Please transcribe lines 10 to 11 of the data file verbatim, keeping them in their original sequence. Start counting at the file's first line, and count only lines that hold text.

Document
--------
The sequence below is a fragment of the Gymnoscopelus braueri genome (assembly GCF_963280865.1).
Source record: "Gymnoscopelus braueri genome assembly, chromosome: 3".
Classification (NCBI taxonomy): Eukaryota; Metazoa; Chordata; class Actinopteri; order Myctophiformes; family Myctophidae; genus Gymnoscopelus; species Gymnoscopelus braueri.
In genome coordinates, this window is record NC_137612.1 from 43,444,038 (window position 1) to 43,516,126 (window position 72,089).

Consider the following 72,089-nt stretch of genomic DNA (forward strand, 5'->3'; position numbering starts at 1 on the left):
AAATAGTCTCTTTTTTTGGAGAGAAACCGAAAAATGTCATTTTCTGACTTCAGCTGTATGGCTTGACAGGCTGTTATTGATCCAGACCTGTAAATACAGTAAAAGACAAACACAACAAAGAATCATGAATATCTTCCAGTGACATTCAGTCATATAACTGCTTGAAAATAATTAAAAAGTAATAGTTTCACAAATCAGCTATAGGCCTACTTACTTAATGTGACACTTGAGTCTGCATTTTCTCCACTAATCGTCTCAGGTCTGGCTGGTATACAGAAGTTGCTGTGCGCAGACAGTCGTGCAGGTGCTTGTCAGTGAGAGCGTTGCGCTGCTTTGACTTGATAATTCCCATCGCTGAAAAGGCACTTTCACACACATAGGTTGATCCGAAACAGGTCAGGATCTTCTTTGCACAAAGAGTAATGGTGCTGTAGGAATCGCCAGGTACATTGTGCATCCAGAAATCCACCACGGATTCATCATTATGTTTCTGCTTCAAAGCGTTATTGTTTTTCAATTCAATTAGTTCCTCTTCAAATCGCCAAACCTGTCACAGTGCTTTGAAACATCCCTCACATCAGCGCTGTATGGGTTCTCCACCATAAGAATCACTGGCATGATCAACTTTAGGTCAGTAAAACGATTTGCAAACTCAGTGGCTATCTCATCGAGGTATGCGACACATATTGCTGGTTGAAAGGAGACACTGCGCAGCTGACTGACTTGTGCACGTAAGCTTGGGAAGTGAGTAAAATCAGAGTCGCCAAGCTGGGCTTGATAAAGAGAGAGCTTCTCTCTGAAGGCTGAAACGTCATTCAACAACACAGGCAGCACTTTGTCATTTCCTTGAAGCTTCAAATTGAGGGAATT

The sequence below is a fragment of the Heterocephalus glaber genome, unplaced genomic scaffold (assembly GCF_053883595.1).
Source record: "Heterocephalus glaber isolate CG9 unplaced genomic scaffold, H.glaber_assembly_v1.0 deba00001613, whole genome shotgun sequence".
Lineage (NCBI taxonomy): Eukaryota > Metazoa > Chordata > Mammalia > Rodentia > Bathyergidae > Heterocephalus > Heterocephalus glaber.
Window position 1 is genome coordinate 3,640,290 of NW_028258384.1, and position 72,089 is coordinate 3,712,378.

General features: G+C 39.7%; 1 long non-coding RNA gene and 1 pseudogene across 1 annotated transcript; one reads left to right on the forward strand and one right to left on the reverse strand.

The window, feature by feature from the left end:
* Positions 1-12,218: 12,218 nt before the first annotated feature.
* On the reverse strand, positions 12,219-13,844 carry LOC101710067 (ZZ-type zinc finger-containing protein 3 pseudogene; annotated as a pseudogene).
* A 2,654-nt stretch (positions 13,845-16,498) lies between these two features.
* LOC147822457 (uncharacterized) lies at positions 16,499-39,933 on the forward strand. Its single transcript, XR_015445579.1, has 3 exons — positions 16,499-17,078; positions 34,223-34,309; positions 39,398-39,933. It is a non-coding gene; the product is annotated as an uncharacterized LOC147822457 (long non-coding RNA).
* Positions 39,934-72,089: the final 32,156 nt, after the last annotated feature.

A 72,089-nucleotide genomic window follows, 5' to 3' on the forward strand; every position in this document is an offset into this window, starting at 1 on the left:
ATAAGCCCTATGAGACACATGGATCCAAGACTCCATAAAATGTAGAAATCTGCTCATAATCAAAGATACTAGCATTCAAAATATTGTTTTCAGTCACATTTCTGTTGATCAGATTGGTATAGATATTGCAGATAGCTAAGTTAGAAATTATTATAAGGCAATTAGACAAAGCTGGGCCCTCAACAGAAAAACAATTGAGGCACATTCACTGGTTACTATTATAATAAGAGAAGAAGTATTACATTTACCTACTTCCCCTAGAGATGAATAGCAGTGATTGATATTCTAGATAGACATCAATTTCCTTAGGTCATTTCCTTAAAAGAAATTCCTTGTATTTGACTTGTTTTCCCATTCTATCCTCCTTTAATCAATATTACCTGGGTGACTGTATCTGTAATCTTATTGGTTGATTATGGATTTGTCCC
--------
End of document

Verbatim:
Window position 1 is genome coordinate 3,640,290 of NW_028258384.1, and position 72,089 is coordinate 3,712,378.

General features: G+C 39.7%; 1 long non-coding RNA gene and 1 pseudogene across 1 annotated transcript; one reads left to right on the forward strand and one right to left on the reverse strand.